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The Importance of Failure

“Failure”. None of us like that word. What does it mean to you? Being inadequate? Not good enough? Can’t cut it? Were you ever called that name? “You’re a failure!”. None of this is good. No wonder we don’t like this word.

There is a great concept called “cognitive reframing”. No, it has nothing to do with thinking about remodeling your home. ;o) It is a way of taking another look at a belief we may have and deciding if maybe we have given it a negative value that is wrong or can be changed for the better.

For example, you may have a negative belief about your parents because they never showed love and support to you. So your belief may be “My parents were cold-hearted and uncaring people”.

Later on in life, you may have enough life experience to question that belief. You may think “You know, now that I think about it, my grandparents were that way too, so my parents were brought up in a family where love for the children was not expressed in words.” You may also think “My parents worked really hard to give me a good home and a good life, and that was their way of showing love.”

So then, your statement “My parents were cold-hearted and uncaring people” might be reframed to be “Although my parents never showed their love for me in words, they showed it in how they took care of me.” This kind of reframe can relieve an enormous amount of resentment and engender a feeling of being loved.

So, what does this have to do with “failure”?

Here’s the answer. What if you reframed the concept of “failure” into something else. What if every time something didn’t work out like you planned it, instead if calling it (or yourself) a “failure”, you said to yourself “OK, I know to avoid that way, but now let’s try this way”.

Let me tell you a short story.

Thomas Edison was a well-known inventor. When he announced that he was working on an improved version of the electric light bulb by using a new filament material, people were excited and hopeful. However, after months of effort, he had failed to produce the long-awaited bulb.

A young reporter, as the story goes, came to interview Edison. Having the brashness that the young often have, he asked Edison “How does it feel to have failed 1,000 times in your efforts to find a new filament?”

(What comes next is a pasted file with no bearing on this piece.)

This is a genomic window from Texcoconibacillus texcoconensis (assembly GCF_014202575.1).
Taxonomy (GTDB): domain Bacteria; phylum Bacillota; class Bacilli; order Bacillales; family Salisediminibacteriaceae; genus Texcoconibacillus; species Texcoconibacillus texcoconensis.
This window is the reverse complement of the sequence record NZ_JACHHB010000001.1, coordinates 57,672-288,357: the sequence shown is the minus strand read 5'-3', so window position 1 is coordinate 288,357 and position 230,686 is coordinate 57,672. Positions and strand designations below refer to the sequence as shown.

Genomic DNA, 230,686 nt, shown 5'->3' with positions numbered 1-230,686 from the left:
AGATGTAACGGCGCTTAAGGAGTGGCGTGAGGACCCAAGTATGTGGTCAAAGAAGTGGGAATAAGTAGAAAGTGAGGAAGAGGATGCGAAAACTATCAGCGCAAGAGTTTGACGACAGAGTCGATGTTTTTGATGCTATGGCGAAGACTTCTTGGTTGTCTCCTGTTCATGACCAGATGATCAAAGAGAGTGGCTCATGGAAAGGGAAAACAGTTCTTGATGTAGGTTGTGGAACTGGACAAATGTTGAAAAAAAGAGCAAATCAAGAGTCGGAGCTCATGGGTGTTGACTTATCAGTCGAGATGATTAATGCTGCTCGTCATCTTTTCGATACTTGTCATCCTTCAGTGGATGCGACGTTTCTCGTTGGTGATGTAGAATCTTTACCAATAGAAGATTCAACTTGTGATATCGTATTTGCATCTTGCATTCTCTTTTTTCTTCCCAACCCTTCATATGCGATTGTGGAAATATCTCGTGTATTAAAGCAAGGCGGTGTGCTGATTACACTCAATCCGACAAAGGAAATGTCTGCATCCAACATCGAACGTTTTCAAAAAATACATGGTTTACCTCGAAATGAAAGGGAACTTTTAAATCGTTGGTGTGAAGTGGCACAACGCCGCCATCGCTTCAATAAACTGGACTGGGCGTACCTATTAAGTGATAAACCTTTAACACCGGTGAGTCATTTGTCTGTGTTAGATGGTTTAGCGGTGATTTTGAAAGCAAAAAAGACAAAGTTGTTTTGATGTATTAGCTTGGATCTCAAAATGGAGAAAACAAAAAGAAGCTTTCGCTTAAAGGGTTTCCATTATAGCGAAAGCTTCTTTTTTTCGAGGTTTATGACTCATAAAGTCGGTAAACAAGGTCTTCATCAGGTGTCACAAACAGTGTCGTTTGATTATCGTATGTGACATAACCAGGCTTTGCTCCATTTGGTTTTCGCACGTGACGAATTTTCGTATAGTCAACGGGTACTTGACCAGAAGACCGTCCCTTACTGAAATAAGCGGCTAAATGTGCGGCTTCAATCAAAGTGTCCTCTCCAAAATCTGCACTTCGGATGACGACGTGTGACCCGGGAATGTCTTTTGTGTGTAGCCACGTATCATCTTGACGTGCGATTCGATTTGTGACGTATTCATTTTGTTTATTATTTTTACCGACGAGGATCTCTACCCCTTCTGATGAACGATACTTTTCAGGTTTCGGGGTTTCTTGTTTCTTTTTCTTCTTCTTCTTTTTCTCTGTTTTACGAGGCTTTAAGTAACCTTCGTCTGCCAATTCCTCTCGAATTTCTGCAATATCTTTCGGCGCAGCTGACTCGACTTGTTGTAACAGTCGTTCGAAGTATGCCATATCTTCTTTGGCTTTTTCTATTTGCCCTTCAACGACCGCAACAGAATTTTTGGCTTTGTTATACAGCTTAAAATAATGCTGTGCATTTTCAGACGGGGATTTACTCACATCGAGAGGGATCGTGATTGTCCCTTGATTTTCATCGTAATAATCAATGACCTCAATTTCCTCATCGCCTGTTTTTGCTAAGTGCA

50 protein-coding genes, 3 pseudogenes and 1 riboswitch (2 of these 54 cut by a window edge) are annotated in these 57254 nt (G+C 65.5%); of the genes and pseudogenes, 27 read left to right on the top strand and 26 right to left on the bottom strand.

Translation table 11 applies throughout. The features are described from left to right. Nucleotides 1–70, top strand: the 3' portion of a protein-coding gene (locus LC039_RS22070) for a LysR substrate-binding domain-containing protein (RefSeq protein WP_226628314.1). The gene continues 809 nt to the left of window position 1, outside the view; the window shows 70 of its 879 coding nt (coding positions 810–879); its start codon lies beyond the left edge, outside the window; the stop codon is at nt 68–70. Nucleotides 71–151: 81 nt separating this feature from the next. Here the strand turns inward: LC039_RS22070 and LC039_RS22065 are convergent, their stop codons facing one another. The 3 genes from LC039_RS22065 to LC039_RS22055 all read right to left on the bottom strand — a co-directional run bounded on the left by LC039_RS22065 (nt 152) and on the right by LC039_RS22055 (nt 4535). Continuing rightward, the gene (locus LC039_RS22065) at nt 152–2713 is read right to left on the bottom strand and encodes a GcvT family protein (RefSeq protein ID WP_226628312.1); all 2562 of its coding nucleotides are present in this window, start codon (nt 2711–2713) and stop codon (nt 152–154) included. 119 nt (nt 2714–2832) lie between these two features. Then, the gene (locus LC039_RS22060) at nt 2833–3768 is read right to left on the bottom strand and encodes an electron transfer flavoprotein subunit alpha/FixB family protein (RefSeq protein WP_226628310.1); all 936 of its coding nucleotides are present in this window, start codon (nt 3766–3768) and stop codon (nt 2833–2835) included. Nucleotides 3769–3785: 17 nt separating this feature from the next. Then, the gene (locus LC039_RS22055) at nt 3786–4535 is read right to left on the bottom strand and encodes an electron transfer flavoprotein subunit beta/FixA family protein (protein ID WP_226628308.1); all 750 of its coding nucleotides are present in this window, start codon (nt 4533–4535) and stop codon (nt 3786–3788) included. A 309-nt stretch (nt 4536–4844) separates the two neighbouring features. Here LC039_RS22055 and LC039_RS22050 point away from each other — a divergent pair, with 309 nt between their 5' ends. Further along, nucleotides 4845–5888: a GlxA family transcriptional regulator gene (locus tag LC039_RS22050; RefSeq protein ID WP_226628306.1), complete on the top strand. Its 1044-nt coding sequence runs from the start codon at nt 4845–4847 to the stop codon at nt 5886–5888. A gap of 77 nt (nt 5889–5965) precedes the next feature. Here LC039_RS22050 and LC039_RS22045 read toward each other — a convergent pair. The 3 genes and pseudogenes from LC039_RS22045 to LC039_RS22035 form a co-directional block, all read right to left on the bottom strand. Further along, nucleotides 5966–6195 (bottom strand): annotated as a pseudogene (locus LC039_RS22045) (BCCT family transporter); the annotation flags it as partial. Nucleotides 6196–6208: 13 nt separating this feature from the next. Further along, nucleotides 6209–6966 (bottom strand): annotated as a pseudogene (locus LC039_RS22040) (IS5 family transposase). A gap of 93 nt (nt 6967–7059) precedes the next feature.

Edison, sharp and experienced in this game, swiftly replied “Young man, I have indeed not failed 1,000 times. I have successfully discovered 1,000 substances that will not work.” The rest, as is said, was history, and Edison did indeed find success.

What would have happened if he gave up after 10 or even 100 or 500 tries? Would you be reading this by candlelight? LOL! No, I don’t think so, but Edison’s invention lit millions of homes and streets and illuminated the lives of many.

Let me tell you one more short story. It’s about an old man. A broke old man. A man with an idea. He had an idea that was completely new and that he really believed in. So, at age 67, he began traveling around the country, living in the back of his car, and trying to get restaurant owners to pay him a franchise fee for using his recipe.

He was turned down by 1,008 restaurants before he got his first sale, and the rest is history, with more than 5,000 locations in the U.S.  You might know him as “Colonel Sanders” the creator of Kentucky Fried Chicken. How long do you think you would travel, living in your car at age 67, trying to sell an idea and being told “No. Not interested”? How many times would you hear that “No” before you gave up? 100? 500?  1,000?

Here are a few quotes about other people who you may know as great successes.

Henry Ford failed and went broke five times before he succeeded

Fred Smith, the founder of Federal Express, received a “C” on his college paper detailing his idea for a reliable overnight delivery service. His professor at Yale told him,”Well, Fred, the concept is interesting and well-formed, but in order to earn better than a “C” grade, your ideas also have to be possible.

Walt Disney was fired by a newspaper editor because “he lacked imagination and had no good ideas.” He went bankrupt several times before he built Disneyland. In fact, the proposed park was rejected by the city of Anaheim on the grounds that it would only attract riffraff. And here’s a quote from Michael Jordan, called “The greatest basketball player of all time”:

“I’ve missed more than 9,000 shots in my career. I’ve lost almost 300 games. 26 times I’ve been trusted to take the game winning shot … and missed. I’ve failed over and over and over again in my life. That is why I succeed.”

And if you go to the Natural Healing section of this Website, you can read about how I have tried more than a half-dozen remedies for a heart rhythm issue I have, how they eventually failed and how I kept trying more. So the point is obviously to keep trying even when you fail. In fact, the real point is not to view a “failure” as a negative event. You try running, you hurt your ankle. You then either learn to run correctly or maybe wear different shoes as a result, or you decide to try cycling.

You try the “30-Day” diet and don’t lose weight (or gain it right back), so you try a different way to lose weight. Even simple things count. You make a smoothie and put in 2 cups of fruit and can’t finish it. So, try 1 cup tomorrow. You try chia seeds and don’t like them. OK, so try hemp seeds. Here’s how I see it, plain and simple. Tattoo this on the inside of your eyelid: “Failures are stepping stones on the path to success”.


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